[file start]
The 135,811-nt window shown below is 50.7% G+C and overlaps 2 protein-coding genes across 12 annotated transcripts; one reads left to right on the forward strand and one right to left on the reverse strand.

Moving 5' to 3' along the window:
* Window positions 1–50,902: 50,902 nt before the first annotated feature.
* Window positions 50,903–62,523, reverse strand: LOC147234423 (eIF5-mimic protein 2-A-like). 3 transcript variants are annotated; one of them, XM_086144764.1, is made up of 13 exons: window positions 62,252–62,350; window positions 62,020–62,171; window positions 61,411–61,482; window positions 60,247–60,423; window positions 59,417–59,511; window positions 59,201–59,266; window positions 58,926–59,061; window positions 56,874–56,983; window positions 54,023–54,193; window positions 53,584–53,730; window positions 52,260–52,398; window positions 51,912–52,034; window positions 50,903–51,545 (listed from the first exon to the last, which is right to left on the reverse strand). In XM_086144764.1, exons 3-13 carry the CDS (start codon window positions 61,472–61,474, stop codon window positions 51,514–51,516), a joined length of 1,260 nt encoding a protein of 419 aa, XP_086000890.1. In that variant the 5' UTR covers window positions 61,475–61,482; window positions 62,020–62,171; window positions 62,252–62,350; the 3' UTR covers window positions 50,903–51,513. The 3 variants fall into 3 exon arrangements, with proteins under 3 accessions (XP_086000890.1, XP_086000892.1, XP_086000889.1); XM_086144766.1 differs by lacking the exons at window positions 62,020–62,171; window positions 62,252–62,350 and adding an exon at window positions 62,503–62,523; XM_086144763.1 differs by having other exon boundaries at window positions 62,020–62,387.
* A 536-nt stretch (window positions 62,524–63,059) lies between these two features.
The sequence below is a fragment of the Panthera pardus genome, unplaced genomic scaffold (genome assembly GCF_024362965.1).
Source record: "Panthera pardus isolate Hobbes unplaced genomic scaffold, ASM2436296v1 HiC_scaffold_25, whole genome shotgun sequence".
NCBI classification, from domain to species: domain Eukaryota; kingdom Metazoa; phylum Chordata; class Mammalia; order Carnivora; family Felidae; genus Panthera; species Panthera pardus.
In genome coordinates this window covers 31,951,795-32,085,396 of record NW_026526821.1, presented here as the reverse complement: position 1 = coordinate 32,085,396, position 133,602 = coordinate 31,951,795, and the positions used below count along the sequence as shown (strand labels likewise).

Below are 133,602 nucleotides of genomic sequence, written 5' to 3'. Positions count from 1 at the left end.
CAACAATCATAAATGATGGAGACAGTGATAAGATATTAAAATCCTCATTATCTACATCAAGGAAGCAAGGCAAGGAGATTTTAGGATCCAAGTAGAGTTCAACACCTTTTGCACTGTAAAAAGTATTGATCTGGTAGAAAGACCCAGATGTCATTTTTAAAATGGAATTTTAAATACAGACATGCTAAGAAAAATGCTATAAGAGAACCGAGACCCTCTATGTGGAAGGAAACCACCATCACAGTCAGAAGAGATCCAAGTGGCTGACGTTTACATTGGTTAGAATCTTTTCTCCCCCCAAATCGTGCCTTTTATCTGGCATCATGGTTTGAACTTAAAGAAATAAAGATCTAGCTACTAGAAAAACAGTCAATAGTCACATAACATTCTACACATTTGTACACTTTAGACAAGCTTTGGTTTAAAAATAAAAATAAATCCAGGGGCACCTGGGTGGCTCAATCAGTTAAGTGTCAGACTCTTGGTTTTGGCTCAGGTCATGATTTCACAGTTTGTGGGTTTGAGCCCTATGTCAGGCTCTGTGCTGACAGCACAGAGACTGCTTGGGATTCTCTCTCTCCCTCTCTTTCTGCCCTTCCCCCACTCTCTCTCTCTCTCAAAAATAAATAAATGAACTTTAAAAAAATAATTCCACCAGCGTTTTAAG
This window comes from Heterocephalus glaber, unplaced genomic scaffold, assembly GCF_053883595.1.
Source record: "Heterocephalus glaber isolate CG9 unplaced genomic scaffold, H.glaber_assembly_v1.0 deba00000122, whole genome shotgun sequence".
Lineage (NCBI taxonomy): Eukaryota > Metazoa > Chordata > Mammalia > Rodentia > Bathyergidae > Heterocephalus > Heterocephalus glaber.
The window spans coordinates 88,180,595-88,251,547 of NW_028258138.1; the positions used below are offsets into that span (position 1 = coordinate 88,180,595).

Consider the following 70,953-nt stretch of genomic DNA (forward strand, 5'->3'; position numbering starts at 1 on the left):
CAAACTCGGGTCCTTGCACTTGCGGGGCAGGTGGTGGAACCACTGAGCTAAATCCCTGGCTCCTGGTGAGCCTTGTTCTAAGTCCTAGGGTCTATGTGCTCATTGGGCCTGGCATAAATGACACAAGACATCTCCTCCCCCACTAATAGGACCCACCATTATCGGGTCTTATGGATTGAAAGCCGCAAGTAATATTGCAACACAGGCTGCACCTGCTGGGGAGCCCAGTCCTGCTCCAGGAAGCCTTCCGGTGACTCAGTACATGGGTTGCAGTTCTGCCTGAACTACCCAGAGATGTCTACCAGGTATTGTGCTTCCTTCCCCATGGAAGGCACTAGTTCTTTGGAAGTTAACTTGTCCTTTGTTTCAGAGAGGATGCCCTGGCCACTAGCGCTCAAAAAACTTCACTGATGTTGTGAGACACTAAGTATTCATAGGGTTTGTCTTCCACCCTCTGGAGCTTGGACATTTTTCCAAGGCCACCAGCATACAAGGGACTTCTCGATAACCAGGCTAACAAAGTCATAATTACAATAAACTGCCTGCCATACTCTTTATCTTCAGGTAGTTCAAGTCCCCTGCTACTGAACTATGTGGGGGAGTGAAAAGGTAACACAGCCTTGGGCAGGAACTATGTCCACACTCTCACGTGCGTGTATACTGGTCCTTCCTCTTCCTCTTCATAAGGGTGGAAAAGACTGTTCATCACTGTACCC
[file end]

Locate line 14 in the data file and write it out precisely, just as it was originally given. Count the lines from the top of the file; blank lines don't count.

Lineage (NCBI taxonomy): Eukaryota > Metazoa > Chordata > Mammalia > Rodentia > Bathyergidae > Heterocephalus > Heterocephalus glaber.